Creativity is dead. Reboots and remasters are easy money. Why bother gambling on a new game when you can sell DLC to a game released in 2015. "Professional" gaming is determined to ruin any and all fun it can. Despite representing 0.1% of the playerbase, game developers will constantly tweak and balance their games until virtually all strategies become irrelevant. The meta will rule supreme. Age of Empires II is a fantastically varied game with over 40 civilisations to choose from, but if you don't go for a Feudal archer or knight rush, you're almost certainly going to lose. That's what people what to see on Twitch, so that's what's catered to. Physical media are dead - Steam's virtual monopoly forces everyone to use their storefront unless the developer is gracious enough to allow a DRM-free version on GOG. It's just so darn toxic. Trash-talking has always been a part of gaming, but what used to seem good-natured banter now seems genuine hatred and vitriol. Any discussion board is a mess of arrogant, venom-spitting players shouting the same old abuse if you dare criticise their game. That's a you issue. Skill issue. You're so entitled. Rose-tinted glasses. You're a shill. You're a hater. It's just all so vile, yet not surprising. Modern game design encourages content junkies that sink hundreds, thousands, maybe even tens of thousands of hours of their lives into a single computer game. If someone started criticising something you spent literal months of your life on, wouldn't you get tetchy too? Games get constantly patched and updated. Fixing issues is a good thing, but not when it causes its own issues - a recent Baldurs Gate III update forced me to uninstall and redownload the entire game. Some patches introduce more bugs than the fix. Where's the quality control? Where's the care and consideration for the consumer? Gone a long time ago.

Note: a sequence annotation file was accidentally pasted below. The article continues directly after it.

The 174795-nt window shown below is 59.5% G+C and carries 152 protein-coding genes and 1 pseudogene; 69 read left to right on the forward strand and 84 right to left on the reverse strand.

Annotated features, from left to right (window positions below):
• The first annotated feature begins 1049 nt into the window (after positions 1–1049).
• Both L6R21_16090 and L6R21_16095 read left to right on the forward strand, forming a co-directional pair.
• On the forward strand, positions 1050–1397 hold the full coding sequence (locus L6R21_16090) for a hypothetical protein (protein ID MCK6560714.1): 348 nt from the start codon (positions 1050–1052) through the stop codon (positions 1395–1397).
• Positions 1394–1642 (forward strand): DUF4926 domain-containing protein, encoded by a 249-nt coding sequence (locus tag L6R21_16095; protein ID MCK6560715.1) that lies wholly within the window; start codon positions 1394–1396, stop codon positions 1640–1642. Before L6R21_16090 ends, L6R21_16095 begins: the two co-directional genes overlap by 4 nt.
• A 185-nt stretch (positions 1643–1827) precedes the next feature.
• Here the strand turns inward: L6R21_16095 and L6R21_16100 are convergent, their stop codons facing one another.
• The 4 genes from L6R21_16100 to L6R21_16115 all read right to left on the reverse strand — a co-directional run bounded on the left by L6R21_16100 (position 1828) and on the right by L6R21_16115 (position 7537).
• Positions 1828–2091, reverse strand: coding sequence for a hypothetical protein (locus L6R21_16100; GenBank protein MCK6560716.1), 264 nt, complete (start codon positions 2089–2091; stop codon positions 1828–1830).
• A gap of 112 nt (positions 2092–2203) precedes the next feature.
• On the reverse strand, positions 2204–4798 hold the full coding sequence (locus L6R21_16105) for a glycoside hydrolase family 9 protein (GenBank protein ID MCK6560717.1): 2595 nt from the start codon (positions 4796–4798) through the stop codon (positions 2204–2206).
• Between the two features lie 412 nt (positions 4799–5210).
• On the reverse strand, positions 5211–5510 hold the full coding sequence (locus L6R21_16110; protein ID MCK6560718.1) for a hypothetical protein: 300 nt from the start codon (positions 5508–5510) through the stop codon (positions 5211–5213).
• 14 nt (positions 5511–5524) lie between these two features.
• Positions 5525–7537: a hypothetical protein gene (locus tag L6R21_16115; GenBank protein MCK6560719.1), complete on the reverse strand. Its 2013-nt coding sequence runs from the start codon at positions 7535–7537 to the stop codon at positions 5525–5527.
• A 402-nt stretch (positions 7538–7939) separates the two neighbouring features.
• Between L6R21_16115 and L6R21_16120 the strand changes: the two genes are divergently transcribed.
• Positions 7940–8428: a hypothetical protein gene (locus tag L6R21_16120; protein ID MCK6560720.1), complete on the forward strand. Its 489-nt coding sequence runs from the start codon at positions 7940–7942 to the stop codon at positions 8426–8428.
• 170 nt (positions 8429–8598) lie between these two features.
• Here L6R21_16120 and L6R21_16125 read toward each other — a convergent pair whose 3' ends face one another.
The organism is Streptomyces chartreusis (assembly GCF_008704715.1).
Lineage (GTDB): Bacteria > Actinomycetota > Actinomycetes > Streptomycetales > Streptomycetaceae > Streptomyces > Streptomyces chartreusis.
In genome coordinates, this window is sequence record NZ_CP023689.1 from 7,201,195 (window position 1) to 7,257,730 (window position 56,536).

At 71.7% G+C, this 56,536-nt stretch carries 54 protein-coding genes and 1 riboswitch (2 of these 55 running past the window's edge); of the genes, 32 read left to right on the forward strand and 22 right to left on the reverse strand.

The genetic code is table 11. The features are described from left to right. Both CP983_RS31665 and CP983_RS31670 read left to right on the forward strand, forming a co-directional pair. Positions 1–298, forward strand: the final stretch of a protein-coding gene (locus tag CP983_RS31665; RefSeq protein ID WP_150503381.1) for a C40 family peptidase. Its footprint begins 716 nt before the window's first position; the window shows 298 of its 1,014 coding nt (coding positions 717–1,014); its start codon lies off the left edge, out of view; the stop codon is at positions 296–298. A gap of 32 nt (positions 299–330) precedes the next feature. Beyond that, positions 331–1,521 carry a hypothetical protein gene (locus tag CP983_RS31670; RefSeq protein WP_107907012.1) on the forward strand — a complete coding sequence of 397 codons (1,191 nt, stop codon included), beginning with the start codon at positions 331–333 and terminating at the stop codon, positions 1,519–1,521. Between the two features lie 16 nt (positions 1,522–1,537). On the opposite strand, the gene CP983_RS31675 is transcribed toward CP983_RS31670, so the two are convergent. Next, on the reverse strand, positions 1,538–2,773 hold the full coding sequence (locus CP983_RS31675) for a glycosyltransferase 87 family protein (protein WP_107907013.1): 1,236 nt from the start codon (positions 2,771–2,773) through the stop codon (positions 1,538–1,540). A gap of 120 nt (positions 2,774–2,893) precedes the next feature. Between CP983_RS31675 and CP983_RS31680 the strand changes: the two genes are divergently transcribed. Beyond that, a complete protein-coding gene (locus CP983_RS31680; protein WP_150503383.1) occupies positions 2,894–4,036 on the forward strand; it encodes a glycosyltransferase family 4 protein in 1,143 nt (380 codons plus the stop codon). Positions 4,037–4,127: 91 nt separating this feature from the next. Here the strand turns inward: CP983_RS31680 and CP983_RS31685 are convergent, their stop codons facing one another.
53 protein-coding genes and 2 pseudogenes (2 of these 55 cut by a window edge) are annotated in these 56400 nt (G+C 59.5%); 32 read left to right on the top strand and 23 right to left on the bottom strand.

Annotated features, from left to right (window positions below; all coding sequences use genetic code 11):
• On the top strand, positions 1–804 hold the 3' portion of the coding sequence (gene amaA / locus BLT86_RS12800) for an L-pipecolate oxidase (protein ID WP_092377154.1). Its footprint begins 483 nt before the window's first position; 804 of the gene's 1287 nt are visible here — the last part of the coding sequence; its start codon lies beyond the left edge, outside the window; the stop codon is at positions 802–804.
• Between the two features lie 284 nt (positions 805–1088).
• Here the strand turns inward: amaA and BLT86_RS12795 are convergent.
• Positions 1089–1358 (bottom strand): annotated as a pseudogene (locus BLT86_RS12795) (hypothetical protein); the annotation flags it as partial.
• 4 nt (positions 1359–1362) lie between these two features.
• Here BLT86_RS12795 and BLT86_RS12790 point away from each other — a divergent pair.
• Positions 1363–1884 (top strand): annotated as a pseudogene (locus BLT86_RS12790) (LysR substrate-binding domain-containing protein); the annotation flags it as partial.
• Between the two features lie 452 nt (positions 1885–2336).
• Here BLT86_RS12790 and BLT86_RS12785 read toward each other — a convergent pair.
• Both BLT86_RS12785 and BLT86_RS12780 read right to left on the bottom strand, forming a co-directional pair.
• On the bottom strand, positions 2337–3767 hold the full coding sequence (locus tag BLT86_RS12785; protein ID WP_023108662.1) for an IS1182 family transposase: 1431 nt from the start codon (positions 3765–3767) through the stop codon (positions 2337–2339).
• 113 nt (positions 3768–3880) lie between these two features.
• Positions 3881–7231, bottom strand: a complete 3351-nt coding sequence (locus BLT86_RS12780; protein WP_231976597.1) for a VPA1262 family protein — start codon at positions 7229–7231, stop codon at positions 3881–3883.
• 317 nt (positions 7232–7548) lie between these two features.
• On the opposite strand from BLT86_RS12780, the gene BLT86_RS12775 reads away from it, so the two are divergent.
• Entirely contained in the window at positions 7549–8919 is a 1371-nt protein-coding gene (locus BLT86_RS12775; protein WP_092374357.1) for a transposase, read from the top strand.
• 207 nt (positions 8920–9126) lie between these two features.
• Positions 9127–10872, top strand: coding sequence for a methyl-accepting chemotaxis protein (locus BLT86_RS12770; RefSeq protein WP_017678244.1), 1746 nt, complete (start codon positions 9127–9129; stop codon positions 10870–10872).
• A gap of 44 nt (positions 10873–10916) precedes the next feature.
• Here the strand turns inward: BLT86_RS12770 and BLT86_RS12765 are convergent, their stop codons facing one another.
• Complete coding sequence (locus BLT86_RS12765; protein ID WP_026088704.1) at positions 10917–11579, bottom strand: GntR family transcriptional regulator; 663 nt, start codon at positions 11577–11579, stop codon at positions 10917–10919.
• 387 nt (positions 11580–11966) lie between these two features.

I've had enough. I've enjoyed games all of my life, but modern game development has broken me. The gaming golden years were around 1997 - 2007, give or take a few years, and I yearn to go back to them. I have far more fun replaying or discovering older games than I do anticipating and playing newer titles. The current state of the industry is pitiful, and unless there are monumental improvements made, I cannot see myself coming back to modern gaming. It's tiring, draining, toxic and, worst of all, boring. I'm done.